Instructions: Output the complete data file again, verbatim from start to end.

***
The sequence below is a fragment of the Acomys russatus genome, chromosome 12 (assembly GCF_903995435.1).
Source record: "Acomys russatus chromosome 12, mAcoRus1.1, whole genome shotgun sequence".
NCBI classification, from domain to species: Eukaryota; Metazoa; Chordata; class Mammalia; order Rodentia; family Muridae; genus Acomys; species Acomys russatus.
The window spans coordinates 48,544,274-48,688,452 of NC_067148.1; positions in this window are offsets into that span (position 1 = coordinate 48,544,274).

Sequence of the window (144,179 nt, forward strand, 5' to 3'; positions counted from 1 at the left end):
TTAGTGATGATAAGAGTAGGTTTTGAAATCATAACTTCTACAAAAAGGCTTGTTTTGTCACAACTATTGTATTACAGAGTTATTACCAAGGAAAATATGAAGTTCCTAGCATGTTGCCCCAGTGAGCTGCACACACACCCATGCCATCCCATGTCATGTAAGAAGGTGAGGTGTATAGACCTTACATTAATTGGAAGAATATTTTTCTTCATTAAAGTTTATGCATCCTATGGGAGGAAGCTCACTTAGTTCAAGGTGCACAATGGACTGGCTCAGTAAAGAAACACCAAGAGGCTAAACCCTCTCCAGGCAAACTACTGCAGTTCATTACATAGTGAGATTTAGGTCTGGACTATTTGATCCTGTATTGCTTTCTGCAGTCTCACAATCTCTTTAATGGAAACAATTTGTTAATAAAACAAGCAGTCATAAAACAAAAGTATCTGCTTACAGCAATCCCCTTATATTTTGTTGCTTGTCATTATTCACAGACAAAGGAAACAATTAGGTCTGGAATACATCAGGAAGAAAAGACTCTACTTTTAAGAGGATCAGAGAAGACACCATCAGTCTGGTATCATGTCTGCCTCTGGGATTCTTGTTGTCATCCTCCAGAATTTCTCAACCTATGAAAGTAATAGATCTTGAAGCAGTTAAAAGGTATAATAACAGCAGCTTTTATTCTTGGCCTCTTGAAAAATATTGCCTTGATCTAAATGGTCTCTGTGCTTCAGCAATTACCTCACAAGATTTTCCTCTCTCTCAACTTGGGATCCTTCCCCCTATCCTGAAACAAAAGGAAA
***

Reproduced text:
The sequence below is a fragment of the Acomys russatus genome, chromosome 12 (assembly GCF_903995435.1).
Source record: "Acomys russatus chromosome 12, mAcoRus1.1, whole genome shotgun sequence".
NCBI classification, from domain to species: Eukaryota; Metazoa; Chordata; class Mammalia; order Rodentia; family Muridae; genus Acomys; species Acomys russatus.
The window spans coordinates 48,544,274-48,688,452 of NC_067148.1; positions in this window are offsets into that span (position 1 = coordinate 48,544,274).

Sequence of the window (144,179 nt, forward strand, 5' to 3'; positions counted from 1 at the left end):
TTAGTGATGATAAGAGTAGGTTTTGAAATCATAACTTCTACAAAAAGGCTTGTTTTGTCACAACTATTGTATTACAGAGTTATTACCAAGGAAAATATGAAGTTCCTAGCATGTTGCCCCAGTGAGCTGCACACACACCCATGCCATCCCATGTCATGTAAGAAGGTGAGGTGTATAGACCTTACATTAATTGGAAGAATATTTTTCTTCATTAAAGTTTATGCATCCTATGGGAGGAAGCTCACTTAGTTCAAGGTGCACAATGGACTGGCTCAGTAAAGAAACACCAAGAGGCTAAACCCTCTCCAGGCAAACTACTGCAGTTCATTACATAGTGAGATTTAGGTCTGGACTATTTGATCCTGTATTGCTTTCTGCAGTCTCACAATCTCTTTAATGGAAACAATTTGTTAATAAAACAAGCAGTCATAAAACAAAAGTATCTGCTTACAGCAATCCCCTTATATTTTGTTGCTTGTCATTATTCACAGACAAAGGAAACAATTAGGTCTGGAATACATCAGGAAGAAAAGACTCTACTTTTAAGAGGATCAGAGAAGACACCATCAGTCTGGTATCATGTCTGCCTCTGGGATTCTTGTTGTCATCCTCCAGAATTTCTCAACCTATGAAAGTAATAGATCTTGAAGCAGTTAAAAGGTATAATAACAGCAGCTTTTATTCTTGGCCTCTTGAAAAATATTGCCTTGATCTAAATGGTCTCTGTGCTTCAGCAATTACCTCACAAGATTTTCCTCTCTCTCAACTTGGGATCCTTCCCCCTATCCTGAAACAAAAGGAAA